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Light microscopy

European regulation EC/152/2009 (consolidated) and its associated SOPs state that official controls for the detection of PAPs in feed occur by light microscopy, except for aquafeed where only PCR may be used under defined conditions. The microscopic method is based on the identification of animal particles which can be detected by using both a stereomicroscope and a compound microscope. Typical structures such as bone spicules, cartilage fragments, muscle fibres, fish bones and scales, feather’s barbules or hairs can be detected by an experienced operator within plant and mineral matrices used for feeds.

Primarily before performing observations, feed samples are submitted to different treatments:  

  • Sieving or grinding in order to get particles of appropriate size
  • Sedimentation in tetrachloroethylene (TCE) in order to separate the light components from the heavy ones. In general it allows separating most of plant material and other organic material from mineral ones – including animal bones.
  • Different optional stainings intended to improve detection of certain constituents (e.g. Alizarin red colouring for bony material)
  • Slide mounting with a suitable embedding medium.  

Analyses have to be performed on raw sample material or flotate and sedimented material.

The method is qualitative, it means it delivers a result expressed as “present”, “absent” or “<LOD”. Based on morphological and histological features, the method enables to identify animal components from fish origin and “terrestrial” origin. The term terrestrial embraces mammalian and bird animal remains which often present overlapping morphological criteria making them hardly distinguishable from each other. Nevertheless analysis from raw sample material will permit to detect, if present, feather fragments relevant for the presence bird material.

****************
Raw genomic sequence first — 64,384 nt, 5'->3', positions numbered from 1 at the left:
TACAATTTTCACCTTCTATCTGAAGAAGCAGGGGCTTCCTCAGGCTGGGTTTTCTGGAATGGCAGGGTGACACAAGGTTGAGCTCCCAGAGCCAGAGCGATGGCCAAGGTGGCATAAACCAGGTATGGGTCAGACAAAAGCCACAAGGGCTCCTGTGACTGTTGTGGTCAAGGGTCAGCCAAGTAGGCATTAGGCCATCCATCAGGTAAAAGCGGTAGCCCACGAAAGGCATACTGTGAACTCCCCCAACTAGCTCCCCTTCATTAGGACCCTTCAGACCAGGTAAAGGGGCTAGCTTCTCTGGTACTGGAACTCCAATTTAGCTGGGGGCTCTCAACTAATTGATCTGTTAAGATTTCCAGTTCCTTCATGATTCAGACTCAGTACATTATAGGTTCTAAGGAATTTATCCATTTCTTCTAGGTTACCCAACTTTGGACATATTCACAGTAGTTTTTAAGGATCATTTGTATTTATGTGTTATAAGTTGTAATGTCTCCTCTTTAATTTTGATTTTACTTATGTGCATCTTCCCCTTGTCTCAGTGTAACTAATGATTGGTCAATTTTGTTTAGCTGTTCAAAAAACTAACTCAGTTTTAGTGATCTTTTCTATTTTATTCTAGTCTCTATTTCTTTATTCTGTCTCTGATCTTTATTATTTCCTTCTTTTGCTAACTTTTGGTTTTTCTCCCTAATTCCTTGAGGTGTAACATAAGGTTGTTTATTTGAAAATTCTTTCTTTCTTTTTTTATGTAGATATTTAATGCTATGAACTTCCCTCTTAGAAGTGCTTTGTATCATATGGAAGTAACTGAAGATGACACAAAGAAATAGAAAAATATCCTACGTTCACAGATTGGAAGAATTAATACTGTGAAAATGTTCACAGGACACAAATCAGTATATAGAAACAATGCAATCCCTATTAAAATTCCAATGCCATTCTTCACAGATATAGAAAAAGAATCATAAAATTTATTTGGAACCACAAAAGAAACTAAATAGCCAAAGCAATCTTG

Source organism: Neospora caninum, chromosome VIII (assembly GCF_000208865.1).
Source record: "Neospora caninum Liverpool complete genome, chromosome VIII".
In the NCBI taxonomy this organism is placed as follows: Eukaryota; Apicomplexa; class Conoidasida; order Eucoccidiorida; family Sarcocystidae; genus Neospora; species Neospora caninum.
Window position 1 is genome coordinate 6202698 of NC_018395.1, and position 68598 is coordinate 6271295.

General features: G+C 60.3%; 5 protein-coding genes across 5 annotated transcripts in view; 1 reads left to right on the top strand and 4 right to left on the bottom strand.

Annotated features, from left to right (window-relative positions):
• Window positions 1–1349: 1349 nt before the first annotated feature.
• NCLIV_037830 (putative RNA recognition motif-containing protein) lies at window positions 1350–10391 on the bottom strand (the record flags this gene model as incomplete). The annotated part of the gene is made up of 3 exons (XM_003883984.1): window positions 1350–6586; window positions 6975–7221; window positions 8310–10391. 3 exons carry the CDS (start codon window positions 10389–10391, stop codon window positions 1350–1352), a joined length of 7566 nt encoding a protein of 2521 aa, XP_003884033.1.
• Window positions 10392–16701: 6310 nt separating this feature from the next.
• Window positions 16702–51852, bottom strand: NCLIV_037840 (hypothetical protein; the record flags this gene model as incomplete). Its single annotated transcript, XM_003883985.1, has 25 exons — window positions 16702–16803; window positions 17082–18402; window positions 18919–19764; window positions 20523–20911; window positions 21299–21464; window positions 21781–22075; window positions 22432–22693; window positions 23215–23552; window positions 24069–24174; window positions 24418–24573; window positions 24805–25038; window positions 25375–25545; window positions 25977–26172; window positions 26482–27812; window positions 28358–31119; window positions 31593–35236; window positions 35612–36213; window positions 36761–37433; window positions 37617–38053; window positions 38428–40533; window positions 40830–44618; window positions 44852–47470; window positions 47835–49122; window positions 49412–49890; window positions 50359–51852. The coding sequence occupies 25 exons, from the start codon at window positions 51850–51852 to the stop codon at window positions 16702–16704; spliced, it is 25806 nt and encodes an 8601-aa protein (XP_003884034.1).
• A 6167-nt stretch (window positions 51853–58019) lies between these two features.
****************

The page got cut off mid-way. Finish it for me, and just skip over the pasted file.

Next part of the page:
The light microscopic method presents several major benefits.

  • Low levels of contamination are detectable (<0.1%)
  • Good sensitivity and specificity
  • Almost universal basic lab equipment
  • Inexpensive (few reagents, limited investment)
  • Qualitative disclosure of contamination (it allows to differentiate prohibited material such as MBM vs authorised
  • Easiness of implementation
  • Rapid method
  • Well documented field of science (books, manuals, image galleries, etc)  


  • Needs experienced microscopists
  • Continuous training to keep skills at the top but also because of the emergence of new feed compounds and animal by-products
  • No species identification: e.g. the method is unable determine if terrestrial bones originate from bovines, porks, goats...
  • Based on particle detection only, some contaminants are not always visible because of manufacturing processes
  • No quantification possible